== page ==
Screens are an essential part of a basketball team’s offense. The down screen can help get players open for a shot.
It’s the final 30 seconds. Your team needs a basket to secure the win. As you make your way up the court with the ball, a defender begins pressuring you as you cross mid-court. Time is running out and your team needs a player to get free for a shot.
That is when a screen can be a gamechanger.
To run a basketball offense, teams must work together as a cohesive unit to get ball handlers open. One of the most effective ways to do so is using the down screen.
The down screen is used to free up an offensive player for a shot. To execute the down screen:
While performing the fake, you may see a defender shooting the gap. This happens when a defender goes around the screener in an attempt to anticipate and get in the gap between you and where the ball is being passed. When a defender shoots the gap, you can bump the screen to the corner and prepare for a catch and shoot. To bump the screen:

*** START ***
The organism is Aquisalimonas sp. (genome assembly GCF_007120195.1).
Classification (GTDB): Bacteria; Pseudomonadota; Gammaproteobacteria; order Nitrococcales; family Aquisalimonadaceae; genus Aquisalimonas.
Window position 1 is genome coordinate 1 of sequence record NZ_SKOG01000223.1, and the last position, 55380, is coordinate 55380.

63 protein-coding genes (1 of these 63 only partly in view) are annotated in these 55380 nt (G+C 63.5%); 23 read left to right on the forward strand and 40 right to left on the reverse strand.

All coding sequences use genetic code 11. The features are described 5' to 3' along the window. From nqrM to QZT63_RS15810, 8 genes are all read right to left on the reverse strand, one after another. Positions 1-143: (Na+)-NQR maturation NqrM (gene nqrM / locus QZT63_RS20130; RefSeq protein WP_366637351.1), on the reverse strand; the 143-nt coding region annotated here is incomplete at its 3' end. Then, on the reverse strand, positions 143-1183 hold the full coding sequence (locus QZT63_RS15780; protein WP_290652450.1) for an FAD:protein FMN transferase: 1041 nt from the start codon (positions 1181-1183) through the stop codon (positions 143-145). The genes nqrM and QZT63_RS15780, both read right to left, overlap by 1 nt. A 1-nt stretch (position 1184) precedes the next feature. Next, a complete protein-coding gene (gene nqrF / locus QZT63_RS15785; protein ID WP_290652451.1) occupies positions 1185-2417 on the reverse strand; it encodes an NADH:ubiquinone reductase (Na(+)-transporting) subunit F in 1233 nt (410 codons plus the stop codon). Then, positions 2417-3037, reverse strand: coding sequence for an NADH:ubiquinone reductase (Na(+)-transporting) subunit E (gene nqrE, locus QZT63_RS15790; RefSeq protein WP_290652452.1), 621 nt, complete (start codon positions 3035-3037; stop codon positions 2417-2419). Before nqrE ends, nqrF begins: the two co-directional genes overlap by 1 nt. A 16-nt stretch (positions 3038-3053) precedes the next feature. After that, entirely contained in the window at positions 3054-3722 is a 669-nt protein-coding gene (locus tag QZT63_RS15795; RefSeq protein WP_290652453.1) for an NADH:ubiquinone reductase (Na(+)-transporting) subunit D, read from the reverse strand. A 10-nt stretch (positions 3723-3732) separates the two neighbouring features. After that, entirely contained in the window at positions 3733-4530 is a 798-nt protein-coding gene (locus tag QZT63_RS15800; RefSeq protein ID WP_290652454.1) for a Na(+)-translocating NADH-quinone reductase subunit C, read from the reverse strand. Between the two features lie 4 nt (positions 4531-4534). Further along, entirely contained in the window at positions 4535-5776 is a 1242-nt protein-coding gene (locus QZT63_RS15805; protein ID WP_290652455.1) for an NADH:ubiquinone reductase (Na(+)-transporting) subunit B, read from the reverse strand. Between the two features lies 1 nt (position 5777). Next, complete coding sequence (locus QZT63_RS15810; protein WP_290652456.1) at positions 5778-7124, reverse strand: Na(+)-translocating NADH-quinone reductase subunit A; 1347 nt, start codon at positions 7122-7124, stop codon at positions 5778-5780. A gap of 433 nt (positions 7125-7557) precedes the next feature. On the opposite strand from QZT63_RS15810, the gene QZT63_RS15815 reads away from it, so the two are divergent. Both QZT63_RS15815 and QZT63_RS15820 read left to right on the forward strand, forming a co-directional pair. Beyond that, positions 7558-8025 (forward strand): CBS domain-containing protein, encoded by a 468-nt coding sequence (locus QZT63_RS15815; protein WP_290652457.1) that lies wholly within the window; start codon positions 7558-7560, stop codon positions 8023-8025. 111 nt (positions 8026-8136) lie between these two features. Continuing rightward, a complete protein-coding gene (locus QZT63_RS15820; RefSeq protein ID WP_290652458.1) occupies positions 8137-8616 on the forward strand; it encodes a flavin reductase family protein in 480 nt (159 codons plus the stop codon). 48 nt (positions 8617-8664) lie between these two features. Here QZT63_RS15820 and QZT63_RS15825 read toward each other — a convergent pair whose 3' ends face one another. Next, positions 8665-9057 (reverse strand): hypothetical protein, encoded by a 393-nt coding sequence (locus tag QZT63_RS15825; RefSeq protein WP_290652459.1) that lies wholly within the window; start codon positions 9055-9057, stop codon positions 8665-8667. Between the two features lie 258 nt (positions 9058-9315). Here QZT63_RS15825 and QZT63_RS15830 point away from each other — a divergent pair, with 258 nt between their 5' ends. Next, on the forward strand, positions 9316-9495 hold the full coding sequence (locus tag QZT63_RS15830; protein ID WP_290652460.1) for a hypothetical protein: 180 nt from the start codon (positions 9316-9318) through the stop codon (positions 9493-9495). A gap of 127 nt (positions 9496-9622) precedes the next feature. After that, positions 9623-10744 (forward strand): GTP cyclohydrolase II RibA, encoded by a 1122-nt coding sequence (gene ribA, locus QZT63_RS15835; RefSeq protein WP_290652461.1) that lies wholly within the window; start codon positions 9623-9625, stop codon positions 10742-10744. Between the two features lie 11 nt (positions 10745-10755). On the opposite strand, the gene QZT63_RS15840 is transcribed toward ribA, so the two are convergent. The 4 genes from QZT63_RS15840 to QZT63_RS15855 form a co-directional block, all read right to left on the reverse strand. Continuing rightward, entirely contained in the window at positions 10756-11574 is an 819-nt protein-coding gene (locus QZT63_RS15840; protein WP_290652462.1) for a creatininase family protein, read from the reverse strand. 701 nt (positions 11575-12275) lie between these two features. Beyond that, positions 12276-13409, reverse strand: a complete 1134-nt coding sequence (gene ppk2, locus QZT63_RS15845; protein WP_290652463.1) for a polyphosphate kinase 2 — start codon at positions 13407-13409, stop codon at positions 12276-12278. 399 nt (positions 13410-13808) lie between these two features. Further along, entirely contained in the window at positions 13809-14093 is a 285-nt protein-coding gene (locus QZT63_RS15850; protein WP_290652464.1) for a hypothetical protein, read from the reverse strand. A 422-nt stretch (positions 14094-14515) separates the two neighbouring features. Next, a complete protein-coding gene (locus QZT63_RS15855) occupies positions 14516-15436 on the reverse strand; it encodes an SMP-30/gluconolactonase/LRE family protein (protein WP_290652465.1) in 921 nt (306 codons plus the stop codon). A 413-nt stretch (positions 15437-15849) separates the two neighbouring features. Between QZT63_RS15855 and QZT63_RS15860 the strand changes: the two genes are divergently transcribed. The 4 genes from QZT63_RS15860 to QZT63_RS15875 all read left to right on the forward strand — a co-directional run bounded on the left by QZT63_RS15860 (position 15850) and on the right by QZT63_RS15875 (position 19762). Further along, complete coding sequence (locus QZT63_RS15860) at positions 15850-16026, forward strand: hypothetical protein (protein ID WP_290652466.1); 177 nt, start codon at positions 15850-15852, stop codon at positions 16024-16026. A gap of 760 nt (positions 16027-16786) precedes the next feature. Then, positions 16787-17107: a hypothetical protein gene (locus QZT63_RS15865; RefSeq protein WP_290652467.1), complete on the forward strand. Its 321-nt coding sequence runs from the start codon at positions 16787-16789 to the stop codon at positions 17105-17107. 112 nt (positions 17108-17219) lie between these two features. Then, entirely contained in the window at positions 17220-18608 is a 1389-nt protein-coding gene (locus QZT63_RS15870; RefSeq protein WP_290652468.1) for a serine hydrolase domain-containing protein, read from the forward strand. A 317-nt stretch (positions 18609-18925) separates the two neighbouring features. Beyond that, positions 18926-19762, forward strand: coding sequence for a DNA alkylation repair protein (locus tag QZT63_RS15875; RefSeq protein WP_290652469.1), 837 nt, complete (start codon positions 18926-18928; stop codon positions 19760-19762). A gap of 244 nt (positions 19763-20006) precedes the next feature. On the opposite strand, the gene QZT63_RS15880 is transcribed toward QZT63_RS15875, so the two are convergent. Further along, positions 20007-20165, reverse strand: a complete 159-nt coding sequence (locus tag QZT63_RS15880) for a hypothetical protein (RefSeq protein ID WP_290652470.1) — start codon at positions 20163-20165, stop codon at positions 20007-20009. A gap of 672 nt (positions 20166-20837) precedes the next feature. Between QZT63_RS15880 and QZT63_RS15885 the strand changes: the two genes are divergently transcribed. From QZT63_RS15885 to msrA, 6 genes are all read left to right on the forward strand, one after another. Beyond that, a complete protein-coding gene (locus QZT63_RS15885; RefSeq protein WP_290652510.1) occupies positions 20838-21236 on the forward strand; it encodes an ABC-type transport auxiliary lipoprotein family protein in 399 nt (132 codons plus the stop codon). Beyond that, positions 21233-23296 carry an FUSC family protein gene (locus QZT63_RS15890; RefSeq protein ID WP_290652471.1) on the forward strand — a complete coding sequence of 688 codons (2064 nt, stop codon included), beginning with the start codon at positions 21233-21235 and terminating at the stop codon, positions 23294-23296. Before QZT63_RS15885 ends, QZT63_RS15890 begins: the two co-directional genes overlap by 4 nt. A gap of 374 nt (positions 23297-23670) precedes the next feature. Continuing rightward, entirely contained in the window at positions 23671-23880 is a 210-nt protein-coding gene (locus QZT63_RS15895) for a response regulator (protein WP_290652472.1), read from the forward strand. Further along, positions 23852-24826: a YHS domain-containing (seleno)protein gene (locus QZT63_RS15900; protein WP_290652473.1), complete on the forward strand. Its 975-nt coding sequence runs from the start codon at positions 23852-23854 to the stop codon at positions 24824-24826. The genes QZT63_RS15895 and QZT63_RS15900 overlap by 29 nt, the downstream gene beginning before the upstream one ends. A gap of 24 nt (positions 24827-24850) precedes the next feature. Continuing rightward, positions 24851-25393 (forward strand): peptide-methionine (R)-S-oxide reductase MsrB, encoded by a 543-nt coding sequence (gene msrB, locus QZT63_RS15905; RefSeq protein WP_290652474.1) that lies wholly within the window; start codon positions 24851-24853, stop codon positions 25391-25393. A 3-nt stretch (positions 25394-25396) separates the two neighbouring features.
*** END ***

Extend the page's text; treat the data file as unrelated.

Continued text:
Getting open makes the game easier. Proper execution of screening action can lead to more open, easier shots. Use this to your advantage to gain an edge on the defense.
The screen is an effective way to create space on the court. The “Quick Rip” is another move that creates space and can attack defensive closeouts.